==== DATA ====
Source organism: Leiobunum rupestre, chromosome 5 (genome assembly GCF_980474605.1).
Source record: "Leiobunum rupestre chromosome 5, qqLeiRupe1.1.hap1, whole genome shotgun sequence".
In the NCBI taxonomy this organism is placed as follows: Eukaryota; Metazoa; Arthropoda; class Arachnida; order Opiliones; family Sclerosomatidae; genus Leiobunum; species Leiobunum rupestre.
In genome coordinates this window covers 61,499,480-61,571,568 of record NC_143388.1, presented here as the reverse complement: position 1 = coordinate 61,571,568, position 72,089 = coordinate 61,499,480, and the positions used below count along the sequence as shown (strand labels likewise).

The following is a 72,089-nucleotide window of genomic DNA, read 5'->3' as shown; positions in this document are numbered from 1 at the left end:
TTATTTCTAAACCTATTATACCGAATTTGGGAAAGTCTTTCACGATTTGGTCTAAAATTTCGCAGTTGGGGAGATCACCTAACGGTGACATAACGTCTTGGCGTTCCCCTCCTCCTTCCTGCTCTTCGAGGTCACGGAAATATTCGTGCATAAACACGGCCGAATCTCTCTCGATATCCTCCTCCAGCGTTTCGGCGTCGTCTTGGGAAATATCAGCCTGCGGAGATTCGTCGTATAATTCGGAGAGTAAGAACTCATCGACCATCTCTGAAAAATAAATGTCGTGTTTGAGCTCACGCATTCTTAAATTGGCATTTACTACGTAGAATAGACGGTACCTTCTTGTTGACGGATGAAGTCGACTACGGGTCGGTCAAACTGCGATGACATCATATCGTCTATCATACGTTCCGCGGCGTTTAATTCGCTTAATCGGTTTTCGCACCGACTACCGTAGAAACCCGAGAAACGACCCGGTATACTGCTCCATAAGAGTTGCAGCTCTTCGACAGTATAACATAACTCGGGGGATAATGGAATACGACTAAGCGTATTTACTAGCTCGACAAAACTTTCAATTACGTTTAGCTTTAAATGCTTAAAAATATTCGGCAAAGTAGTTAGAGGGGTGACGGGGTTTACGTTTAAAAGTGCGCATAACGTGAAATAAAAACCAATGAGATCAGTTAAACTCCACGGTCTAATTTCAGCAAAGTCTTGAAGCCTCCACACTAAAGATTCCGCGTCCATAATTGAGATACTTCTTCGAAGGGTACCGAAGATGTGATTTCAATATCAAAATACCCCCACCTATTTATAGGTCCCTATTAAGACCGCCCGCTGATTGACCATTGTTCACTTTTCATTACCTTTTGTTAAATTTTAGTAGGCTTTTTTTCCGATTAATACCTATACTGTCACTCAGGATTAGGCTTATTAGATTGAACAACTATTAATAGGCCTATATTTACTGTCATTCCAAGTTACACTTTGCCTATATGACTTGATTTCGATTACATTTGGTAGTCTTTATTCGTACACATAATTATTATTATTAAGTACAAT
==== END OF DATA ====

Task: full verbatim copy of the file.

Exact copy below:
Source organism: Leiobunum rupestre, chromosome 5 (genome assembly GCF_980474605.1).
Source record: "Leiobunum rupestre chromosome 5, qqLeiRupe1.1.hap1, whole genome shotgun sequence".
In the NCBI taxonomy this organism is placed as follows: Eukaryota; Metazoa; Arthropoda; class Arachnida; order Opiliones; family Sclerosomatidae; genus Leiobunum; species Leiobunum rupestre.
In genome coordinates this window covers 61,499,480-61,571,568 of record NC_143388.1, presented here as the reverse complement: position 1 = coordinate 61,571,568, position 72,089 = coordinate 61,499,480, and the positions used below count along the sequence as shown (strand labels likewise).

The following is a 72,089-nucleotide window of genomic DNA, read 5'->3' as shown; positions in this document are numbered from 1 at the left end:
TTATTTCTAAACCTATTATACCGAATTTGGGAAAGTCTTTCACGATTTGGTCTAAAATTTCGCAGTTGGGGAGATCACCTAACGGTGACATAACGTCTTGGCGTTCCCCTCCTCCTTCCTGCTCTTCGAGGTCACGGAAATATTCGTGCATAAACACGGCCGAATCTCTCTCGATATCCTCCTCCAGCGTTTCGGCGTCGTCTTGGGAAATATCAGCCTGCGGAGATTCGTCGTATAATTCGGAGAGTAAGAACTCATCGACCATCTCTGAAAAATAAATGTCGTGTTTGAGCTCACGCATTCTTAAATTGGCATTTACTACGTAGAATAGACGGTACCTTCTTGTTGACGGATGAAGTCGACTACGGGTCGGTCAAACTGCGATGACATCATATCGTCTATCATACGTTCCGCGGCGTTTAATTCGCTTAATCGGTTTTCGCACCGACTACCGTAGAAACCCGAGAAACGACCCGGTATACTGCTCCATAAGAGTTGCAGCTCTTCGACAGTATAACATAACTCGGGGGATAATGGAATACGACTAAGCGTATTTACTAGCTCGACAAAACTTTCAATTACGTTTAGCTTTAAATGCTTAAAAATATTCGGCAAAGTAGTTAGAGGGGTGACGGGGTTTACGTTTAAAAGTGCGCATAACGTGAAATAAAAACCAATGAGATCAGTTAAACTCCACGGTCTAATTTCAGCAAAGTCTTGAAGCCTCCACACTAAAGATTCCGCGTCCATAATTGAGATACTTCTTCGAAGGGTACCGAAGATGTGATTTCAATATCAAAATACCCCCACCTATTTATAGGTCCCTATTAAGACCGCCCGCTGATTGACCATTGTTCACTTTTCATTACCTTTTGTTAAATTTTAGTAGGCTTTTTTTCCGATTAATACCTATACTGTCACTCAGGATTAGGCTTATTAGATTGAACAACTATTAATAGGCCTATATTTACTGTCATTCCAAGTTACACTTTGCCTATATGACTTGATTTCGATTACATTTGGTAGTCTTTATTCGTACACATAATTATTATTATTAAGTACAAT